|Army hq where some of the Maoists are being trained|
The country’s former Maoist rebels handed control of their fighters and weaponry to the national army yesterday, almost six years after the end of its civil war.
Nearly 10,000 former rebels, housed in several camps around the country, have been waiting to be integrated into the army, a key part of the peace process in the Himalayan nation.
The Nepalese army has agreed to integrate 6,500 former combatants into its ranks. Around 3,200 others will have to retire but will either be given financial help or government jobs.
Yesterday’s move helps bolster a fragile peace process and means the major hurdle that remains now is to draft a constitution by May 27.
Several previous deadlines have been missed because of the failure of the main parties to forge an agreement. What to do with the former Maoist fighters was one of the main stumbling blocks.
The Maoists emerged as the single largest party following the historic Constituent Assembly elections in 2008 and are currently leading their second coalition government.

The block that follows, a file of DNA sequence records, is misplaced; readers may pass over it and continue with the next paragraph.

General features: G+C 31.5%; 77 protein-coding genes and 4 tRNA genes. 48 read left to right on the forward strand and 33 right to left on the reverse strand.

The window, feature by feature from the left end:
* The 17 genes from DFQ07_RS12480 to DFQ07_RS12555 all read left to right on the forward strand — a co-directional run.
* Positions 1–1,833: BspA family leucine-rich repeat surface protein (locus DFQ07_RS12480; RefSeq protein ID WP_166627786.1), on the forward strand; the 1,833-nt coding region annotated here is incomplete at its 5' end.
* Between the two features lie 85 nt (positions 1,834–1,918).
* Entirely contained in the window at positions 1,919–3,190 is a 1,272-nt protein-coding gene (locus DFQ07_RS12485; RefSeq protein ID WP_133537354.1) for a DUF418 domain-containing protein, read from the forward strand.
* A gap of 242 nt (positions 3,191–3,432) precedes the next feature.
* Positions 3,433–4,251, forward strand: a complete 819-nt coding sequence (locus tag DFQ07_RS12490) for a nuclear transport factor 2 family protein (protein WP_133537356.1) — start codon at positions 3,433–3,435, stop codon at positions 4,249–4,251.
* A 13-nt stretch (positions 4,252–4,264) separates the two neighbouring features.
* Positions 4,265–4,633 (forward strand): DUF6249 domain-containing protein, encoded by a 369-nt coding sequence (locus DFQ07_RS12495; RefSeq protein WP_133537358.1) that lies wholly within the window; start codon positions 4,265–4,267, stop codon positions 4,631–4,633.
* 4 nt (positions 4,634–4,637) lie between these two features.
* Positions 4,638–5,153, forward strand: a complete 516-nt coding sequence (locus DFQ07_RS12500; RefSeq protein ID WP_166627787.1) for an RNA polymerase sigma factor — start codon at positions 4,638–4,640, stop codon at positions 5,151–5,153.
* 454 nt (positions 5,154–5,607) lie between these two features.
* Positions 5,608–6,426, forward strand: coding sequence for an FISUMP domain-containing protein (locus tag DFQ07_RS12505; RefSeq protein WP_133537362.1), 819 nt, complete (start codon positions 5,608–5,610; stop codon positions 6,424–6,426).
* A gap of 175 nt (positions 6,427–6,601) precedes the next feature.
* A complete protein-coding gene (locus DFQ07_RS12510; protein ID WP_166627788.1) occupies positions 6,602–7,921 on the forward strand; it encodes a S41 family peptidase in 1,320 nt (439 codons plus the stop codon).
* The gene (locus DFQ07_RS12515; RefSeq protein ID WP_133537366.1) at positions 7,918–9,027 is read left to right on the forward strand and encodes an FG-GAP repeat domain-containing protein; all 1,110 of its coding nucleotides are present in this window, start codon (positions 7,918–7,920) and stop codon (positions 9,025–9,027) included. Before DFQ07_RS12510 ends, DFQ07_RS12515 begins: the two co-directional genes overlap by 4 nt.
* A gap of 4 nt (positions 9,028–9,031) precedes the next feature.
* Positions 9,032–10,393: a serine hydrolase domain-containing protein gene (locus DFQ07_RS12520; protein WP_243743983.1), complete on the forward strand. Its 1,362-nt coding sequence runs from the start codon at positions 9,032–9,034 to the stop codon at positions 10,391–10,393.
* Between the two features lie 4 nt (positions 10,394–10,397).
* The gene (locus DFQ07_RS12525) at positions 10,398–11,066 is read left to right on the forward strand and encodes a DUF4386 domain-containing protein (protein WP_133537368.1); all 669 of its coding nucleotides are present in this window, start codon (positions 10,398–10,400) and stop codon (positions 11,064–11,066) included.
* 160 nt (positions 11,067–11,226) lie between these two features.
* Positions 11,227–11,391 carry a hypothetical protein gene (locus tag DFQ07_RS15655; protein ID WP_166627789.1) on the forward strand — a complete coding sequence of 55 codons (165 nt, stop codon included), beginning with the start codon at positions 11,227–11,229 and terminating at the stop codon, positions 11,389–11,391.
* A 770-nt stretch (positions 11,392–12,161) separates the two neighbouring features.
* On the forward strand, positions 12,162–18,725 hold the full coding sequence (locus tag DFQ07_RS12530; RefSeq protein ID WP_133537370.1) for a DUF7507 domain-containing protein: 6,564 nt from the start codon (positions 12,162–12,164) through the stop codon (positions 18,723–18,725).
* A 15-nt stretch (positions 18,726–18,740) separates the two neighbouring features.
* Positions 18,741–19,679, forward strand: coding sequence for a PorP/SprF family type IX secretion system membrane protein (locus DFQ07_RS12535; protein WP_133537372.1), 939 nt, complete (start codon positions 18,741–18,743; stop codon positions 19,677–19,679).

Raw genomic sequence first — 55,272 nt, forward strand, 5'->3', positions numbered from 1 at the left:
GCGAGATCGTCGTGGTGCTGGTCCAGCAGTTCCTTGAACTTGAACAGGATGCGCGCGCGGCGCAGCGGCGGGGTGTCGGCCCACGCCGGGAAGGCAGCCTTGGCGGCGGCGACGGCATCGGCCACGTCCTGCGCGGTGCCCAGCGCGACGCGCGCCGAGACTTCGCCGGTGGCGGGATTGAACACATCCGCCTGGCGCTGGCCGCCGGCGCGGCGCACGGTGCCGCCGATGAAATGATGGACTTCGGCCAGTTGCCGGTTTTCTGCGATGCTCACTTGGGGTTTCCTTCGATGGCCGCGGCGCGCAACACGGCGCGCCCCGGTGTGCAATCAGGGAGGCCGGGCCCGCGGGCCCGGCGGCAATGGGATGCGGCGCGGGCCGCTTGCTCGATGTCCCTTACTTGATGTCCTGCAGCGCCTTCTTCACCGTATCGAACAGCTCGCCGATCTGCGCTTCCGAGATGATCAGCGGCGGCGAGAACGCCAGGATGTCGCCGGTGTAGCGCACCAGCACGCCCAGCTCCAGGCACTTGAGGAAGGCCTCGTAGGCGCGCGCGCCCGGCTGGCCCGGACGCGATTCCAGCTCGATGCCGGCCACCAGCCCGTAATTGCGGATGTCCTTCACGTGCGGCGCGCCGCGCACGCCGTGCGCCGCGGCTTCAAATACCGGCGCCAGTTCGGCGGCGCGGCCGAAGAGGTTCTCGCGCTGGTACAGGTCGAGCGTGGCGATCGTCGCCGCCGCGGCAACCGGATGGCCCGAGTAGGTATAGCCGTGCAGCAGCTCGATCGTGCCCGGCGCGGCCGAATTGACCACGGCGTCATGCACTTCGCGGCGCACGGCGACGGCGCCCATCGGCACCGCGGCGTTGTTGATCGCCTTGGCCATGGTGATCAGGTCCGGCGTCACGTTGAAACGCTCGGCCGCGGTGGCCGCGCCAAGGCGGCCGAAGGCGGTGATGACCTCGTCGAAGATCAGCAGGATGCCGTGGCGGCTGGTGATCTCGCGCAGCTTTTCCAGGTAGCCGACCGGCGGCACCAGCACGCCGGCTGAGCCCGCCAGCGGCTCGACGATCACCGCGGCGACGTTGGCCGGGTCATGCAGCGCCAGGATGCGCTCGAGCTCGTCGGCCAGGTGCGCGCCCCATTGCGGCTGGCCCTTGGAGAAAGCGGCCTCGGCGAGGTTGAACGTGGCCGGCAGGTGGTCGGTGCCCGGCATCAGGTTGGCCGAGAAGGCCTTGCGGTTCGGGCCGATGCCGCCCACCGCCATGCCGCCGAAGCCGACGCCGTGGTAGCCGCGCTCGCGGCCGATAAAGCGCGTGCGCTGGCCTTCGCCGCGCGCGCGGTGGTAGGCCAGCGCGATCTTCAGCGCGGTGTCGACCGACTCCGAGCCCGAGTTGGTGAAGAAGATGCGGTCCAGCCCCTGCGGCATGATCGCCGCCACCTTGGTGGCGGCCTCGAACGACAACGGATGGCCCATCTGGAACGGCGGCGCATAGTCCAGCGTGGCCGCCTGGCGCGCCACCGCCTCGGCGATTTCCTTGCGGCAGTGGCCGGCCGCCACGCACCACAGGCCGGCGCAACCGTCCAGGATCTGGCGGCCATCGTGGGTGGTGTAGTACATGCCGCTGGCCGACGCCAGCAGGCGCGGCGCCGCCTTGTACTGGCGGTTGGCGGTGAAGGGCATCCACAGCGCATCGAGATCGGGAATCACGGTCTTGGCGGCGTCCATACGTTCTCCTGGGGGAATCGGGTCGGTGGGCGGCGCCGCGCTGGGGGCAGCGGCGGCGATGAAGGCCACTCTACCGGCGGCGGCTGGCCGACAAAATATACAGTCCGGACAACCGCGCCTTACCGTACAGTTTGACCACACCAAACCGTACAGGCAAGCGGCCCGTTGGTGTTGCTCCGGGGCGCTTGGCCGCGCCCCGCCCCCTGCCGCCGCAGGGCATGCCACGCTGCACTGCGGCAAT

However, some Maoist leaders are unhappy with the army deal calling it a sell-out and betrayal.
They have called for a one-hour strike today and planned to burn effigies of Maoist Prime Minister Baburam Bhattarai and the party chairman Puspha Kamal Dahal.
Most others have welcomed yesterday’s decision.
“It is a great step in the direction of long lasting peace for Nepal. It is a historic step with everyone now feeling more secure,” said Father Pius Perumana, Pro-Vicar and Caritas Nepal director.
“Things have happened so fast in the last 24 hours after years and years of waiting. It is hard to believe it is all actually happening.”
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